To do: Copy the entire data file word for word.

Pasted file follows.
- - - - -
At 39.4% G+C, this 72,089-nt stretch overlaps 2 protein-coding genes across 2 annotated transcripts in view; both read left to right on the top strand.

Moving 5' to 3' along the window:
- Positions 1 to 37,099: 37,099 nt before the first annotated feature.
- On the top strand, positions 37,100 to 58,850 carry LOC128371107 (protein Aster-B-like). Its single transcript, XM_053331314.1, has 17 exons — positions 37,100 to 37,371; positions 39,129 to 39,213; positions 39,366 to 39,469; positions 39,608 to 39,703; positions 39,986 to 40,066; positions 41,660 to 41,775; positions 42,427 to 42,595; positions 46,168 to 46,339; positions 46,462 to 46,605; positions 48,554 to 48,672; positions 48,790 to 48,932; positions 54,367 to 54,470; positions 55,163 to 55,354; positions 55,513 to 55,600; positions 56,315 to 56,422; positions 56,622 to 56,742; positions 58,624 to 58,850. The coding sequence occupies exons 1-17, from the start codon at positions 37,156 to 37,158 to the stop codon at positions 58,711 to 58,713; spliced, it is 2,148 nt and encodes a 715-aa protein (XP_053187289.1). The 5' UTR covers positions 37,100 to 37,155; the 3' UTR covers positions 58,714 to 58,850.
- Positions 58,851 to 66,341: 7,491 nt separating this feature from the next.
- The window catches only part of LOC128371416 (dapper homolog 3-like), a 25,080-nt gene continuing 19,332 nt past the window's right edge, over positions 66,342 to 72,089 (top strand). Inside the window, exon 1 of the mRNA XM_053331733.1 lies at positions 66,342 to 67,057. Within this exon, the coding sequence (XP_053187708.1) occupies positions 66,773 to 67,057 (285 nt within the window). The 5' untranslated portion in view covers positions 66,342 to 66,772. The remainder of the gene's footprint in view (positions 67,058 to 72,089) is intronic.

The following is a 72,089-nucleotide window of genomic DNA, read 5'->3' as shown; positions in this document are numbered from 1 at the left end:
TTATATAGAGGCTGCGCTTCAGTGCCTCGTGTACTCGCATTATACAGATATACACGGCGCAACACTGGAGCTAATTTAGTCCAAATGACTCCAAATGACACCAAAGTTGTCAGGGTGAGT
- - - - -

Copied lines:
At 39.4% G+C, this 72,089-nt stretch overlaps 2 protein-coding genes across 2 annotated transcripts in view; both read left to right on the top strand.

Moving 5' to 3' along the window:
- Positions 1 to 37,099: 37,099 nt before the first annotated feature.
- On the top strand, positions 37,100 to 58,850 carry LOC128371107 (protein Aster-B-like). Its single transcript, XM_053331314.1, has 17 exons — positions 37,100 to 37,371; positions 39,129 to 39,213; positions 39,366 to 39,469; positions 39,608 to 39,703; positions 39,986 to 40,066; positions 41,660 to 41,775; positions 42,427 to 42,595; positions 46,168 to 46,339; positions 46,462 to 46,605; positions 48,554 to 48,672; positions 48,790 to 48,932; positions 54,367 to 54,470; positions 55,163 to 55,354; positions 55,513 to 55,600; positions 56,315 to 56,422; positions 56,622 to 56,742; positions 58,624 to 58,850. The coding sequence occupies exons 1-17, from the start codon at positions 37,156 to 37,158 to the stop codon at positions 58,711 to 58,713; spliced, it is 2,148 nt and encodes a 715-aa protein (XP_053187289.1). The 5' UTR covers positions 37,100 to 37,155; the 3' UTR covers positions 58,714 to 58,850.
- Positions 58,851 to 66,341: 7,491 nt separating this feature from the next.
- The window catches only part of LOC128371416 (dapper homolog 3-like), a 25,080-nt gene continuing 19,332 nt past the window's right edge, over positions 66,342 to 72,089 (top strand). Inside the window, exon 1 of the mRNA XM_053331733.1 lies at positions 66,342 to 67,057. Within this exon, the coding sequence (XP_053187708.1) occupies positions 66,773 to 67,057 (285 nt within the window). The 5' untranslated portion in view covers positions 66,342 to 66,772. The remainder of the gene's footprint in view (positions 67,058 to 72,089) is intronic.

The following is a 72,089-nucleotide window of genomic DNA, read 5'->3' as shown; positions in this document are numbered from 1 at the left end:
TTATATAGAGGCTGCGCTTCAGTGCCTCGTGTACTCGCATTATACAGATATACACGGCGCAACACTGGAGCTAATTTAGTCCAAATGACTCCAAATGACACCAAAGTTGTCAGGGTGAGT